The Downlink • Apr 02, 2021
Martian Ingenuity and Venusian imagination
Ingenuity, the small drone onboard NASA's Perseverance rover, unpacked itself from the belly of its rover this week, a complicated process that took several days. Next, Perseverance will drive away to allow Ingenuity’s solar batteries to charge before the drone makes its first flight test. If Ingenuity succeeds, it will have performed the first powered, controlled flight on another planet.
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A NASA mission to Venus in 1978 may have detected phosphine. A group of scientists say that 43-year-old data from NASA’s Pioneer Venus Multiprobe mission, which deployed a series of probes into the planet’s clouds, may indicate the presence of phosphine and other gases linked to life in Venus’ atmosphere. The findings add to the spirited debate over whether another team of scientists detected phosphine during ground-based telescopic observations in 2017 and 2019, a discovery that has been questioned by other scientists. Pictured: An artist's concept of the Pioneer Venus Multiprobe mission approaching the planet. Image credit: NASA.
Earth is safe from asteroid Apophis for at least the next 100 years. The notorious 450-meter-wide space rock will come closer than geostationary communications satellites in 2029. It previously had a 1-in-150,000 chance of hitting Earth in 2068; radar observations taken during the asteroid’s 5 March flyby have now ruled that out. Learn more about Apophis at planetary.org/apophis.
The United Arab Emirates’ Hope spacecraft has entered its final science orbit around Mars. The mission will build a complete picture of Mars' climate, helping scientists better understand what the planet was like when its atmosphere could have supported life. Hope arrived in its initial Mars orbit on 9 February.
NASA’s Psyche spacecraft is in its final assembly phase before next year’s launch. The spacecraft’s main chassis recently arrived at NASA’s Jet Propulsion Laboratory in Pasadena, California. Psyche launches in August 2022 on a mission to visit a metal-rich asteroid that could be the exposed core of an ancient planet. Learn why we explore small worlds like Psyche.
From The Planetary Society
The 2021 Day of Action was a great success. On 31 March, hundreds of advocates spoke up for space science and exploration in the United States, Canada, and around the world. If you didn’t get a chance to participate on the Day of Action itself it’s not too late. There are things you can do right now to help advance our knowledge of the cosmos. To all those who participated and who supported this work, we are very grateful! Pictured: Planetary Society leaders met with Senator Cynthia Lummis (R-WY, bottom right) and her staff via Zoom as part of the Day of Action.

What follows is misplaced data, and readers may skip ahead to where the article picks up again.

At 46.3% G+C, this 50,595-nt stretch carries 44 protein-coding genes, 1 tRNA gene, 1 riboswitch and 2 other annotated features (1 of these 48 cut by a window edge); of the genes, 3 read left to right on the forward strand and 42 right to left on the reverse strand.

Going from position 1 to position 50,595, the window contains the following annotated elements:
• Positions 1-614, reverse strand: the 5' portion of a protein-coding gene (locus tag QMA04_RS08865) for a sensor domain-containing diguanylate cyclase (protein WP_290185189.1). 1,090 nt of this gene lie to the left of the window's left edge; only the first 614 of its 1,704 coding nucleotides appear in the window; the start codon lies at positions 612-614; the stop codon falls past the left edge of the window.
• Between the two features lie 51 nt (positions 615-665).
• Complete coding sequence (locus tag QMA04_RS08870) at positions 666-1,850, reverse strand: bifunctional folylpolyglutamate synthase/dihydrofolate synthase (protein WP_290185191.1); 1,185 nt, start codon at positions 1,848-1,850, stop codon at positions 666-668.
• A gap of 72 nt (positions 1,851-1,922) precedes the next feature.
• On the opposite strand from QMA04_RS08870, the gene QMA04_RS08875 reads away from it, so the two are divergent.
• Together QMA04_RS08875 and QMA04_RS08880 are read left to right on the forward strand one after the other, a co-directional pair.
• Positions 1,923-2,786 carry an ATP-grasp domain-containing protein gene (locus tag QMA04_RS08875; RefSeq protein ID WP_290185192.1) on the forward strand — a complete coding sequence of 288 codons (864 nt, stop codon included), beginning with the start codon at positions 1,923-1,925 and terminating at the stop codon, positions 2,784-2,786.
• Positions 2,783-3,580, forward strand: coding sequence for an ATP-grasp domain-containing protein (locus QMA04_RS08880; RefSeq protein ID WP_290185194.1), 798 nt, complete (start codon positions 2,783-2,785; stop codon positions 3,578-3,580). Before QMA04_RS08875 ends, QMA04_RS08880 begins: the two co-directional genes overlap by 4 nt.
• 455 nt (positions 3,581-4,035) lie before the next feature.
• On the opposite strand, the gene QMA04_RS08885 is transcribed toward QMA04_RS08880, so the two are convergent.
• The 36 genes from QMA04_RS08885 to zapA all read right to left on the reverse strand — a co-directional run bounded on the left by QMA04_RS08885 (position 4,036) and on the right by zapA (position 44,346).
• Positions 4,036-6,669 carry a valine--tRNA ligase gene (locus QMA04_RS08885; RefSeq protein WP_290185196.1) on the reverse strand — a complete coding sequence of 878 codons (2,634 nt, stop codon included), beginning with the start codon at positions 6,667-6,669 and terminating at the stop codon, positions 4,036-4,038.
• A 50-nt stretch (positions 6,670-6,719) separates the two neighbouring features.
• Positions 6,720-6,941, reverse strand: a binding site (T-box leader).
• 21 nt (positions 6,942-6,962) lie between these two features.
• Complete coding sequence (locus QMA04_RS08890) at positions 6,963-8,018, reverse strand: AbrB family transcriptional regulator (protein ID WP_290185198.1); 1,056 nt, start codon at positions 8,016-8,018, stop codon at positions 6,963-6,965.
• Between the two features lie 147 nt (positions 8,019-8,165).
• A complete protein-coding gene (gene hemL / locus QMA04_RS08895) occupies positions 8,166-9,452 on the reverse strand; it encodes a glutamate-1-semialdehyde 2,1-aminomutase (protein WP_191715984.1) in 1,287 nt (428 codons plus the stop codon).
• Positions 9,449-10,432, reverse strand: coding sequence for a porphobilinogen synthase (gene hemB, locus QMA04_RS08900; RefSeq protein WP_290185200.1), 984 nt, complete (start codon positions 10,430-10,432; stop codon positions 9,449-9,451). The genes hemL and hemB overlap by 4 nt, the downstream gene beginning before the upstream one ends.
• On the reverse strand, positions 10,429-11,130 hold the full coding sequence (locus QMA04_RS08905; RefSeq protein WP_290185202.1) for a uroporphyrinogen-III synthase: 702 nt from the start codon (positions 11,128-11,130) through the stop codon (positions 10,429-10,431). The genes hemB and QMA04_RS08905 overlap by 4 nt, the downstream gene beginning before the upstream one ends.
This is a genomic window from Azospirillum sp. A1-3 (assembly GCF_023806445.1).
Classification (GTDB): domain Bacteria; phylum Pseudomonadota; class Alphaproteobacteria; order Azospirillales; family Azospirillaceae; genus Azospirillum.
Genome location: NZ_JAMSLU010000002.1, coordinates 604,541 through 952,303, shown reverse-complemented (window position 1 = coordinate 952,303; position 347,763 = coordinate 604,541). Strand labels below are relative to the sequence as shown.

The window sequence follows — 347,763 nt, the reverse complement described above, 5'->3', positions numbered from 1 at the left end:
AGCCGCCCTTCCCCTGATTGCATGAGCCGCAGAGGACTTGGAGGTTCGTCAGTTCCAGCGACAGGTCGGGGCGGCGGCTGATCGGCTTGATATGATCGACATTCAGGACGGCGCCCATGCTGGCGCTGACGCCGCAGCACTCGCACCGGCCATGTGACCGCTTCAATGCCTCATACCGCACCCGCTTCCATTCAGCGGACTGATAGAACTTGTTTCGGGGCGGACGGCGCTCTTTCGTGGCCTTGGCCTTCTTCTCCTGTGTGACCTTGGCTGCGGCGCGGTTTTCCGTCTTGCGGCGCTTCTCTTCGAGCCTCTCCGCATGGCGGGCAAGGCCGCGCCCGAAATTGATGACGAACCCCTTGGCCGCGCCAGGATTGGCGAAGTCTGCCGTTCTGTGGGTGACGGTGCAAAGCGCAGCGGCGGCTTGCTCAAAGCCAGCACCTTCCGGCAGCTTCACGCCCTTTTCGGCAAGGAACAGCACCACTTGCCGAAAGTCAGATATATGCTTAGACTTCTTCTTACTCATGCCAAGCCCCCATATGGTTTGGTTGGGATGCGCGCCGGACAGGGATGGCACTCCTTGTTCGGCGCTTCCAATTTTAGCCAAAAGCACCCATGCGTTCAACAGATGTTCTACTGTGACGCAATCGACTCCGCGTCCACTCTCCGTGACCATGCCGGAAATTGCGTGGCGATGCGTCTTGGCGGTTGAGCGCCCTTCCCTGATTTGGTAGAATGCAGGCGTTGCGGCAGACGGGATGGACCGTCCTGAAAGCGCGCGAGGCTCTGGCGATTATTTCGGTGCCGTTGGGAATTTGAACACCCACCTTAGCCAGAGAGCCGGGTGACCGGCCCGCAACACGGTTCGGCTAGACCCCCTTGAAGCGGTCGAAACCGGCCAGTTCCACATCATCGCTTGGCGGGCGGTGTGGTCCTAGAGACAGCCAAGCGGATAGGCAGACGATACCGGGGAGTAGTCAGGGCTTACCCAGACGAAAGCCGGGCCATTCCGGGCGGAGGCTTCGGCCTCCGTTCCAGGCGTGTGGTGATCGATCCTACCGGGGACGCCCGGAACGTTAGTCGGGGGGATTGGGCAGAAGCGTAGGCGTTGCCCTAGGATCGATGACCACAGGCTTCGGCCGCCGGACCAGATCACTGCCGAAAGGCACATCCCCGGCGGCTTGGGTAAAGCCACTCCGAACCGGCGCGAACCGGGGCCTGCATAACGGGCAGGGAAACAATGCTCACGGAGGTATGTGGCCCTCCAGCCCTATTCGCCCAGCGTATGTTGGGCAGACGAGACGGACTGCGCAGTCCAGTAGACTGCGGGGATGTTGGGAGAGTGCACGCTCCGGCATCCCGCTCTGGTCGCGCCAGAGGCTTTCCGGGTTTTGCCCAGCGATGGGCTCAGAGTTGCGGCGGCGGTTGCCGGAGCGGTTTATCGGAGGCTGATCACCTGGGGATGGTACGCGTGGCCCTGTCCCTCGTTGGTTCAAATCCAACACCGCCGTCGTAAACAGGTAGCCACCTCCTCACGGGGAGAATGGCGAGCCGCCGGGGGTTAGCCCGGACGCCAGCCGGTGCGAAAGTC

The list of known exoplanets is growing! The Transiting Exoplanet Survey Satellite (TESS) team has just announced more than 2,200 new exoplanet candidates. TESS communications lead Natalia Guerrero of the Massachusetts Institute of Technology joins this week’s Planetary Radio to talk about these exciting worlds, and about how discoveries like these inspire her many artistic pursuits.
Help us reach new heights!
Our space policy and advocacy program educates and encourages policymakers to invest in space science and exploration through activities like the Day of Action. Right now, this program needs your support, and every donation will go twice as far thanks to a generous Planetary Society member who will match your gift up to a total of $50,000. Help advance space science and exploration today! U.S. residents can also sign a petition telling the new U.S. Administration and Congress to invest in NASA. With your help, we’ll keep advocating for more missions that matter.
Early risers will be able to spot bright Jupiter and yellowish Saturn near the predawn eastern horizon. In the evening, look for Mars in the west near the reddish star Aldebaran. Learn more at planetary.org/night-sky.
Wow of the Week
With the possibility of phosphine in Venus’ clouds still igniting debate, we’re reminded of this spectacularly imaginative depiction of Venusian life. “Hello Venus! Hello Alien!” by 9-year-old Yoo-Hong Sun of South Korea won first prize in the youth category of a 2005 art contest sponsored by The Planetary Society and the European Space Agency. Image credit: Yoo-Hong Sun.